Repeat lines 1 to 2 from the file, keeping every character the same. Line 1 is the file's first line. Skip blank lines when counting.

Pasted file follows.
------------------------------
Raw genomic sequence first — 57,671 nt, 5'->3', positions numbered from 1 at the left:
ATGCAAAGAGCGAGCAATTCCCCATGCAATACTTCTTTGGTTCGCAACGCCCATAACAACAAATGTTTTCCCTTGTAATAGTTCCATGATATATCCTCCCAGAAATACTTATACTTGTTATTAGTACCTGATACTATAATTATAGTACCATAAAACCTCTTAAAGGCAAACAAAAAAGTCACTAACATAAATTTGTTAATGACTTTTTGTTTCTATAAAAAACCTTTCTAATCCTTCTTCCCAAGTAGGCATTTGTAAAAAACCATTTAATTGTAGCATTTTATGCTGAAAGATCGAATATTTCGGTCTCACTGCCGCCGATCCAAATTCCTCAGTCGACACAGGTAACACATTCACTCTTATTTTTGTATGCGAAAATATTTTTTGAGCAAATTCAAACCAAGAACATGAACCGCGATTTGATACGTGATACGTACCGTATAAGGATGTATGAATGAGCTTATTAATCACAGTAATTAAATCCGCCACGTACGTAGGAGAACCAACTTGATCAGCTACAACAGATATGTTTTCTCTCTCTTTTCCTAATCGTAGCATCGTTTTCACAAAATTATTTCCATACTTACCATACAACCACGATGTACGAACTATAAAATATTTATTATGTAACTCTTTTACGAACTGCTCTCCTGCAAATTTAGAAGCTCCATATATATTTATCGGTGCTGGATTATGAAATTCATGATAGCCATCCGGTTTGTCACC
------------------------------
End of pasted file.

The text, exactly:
Raw genomic sequence first — 57,671 nt, 5'->3', positions numbered from 1 at the left:
ATGCAAAGAGCGAGCAATTCCCCATGCAATACTTCTTTGGTTCGCAACGCCCATAACAACAAATGTTTTCCCTTGTAATAGTTCCATGATATATCCTCCCAGAAATACTTATACTTGTTATTAGTACCTGATACTATAATTATAGTACCATAAAACCTCTTAAAGGCAAACAAAAAAGTCACTAACATAAATTTGTTAATGACTTTTTGTTTCTATAAAAAACCTTTCTAATCCTTCTTCCCAAGTAGGCATTTGTAAAAAACCATTTAATTGTAGCATTTTATGCTGAAAGATCGAATATTTCGGTCTCACTGCCGCCGATCCAAATTCCTCAGTCGACACAGGTAACACATTCACTCTTATTTTTGTATGCGAAAATATTTTTTGAGCAAATTCAAACCAAGAACATGAACCGCGATTTGATACGTGATACGTACCGTATAAGGATGTATGAATGAGCTTATTAATCACAGTAATTAAATCCGCCACGTACGTAGGAGAACCAACTTGATCAGCTACAACAGATATGTTTTCTCTCTCTTTTCCTAATCGTAGCATCGTTTTCACAAAATTATTTCCATACTTACCATACAACCACGATGTACGAACTATAAAATATTTATTATGTAACTCTTTTACGAACTGCTCTCCTGCAAATTTAGAAGCTCCATATATATTTATCGGTGCTGGATTATGAAATTCATGATAGCCATCCGGTTTGTCACC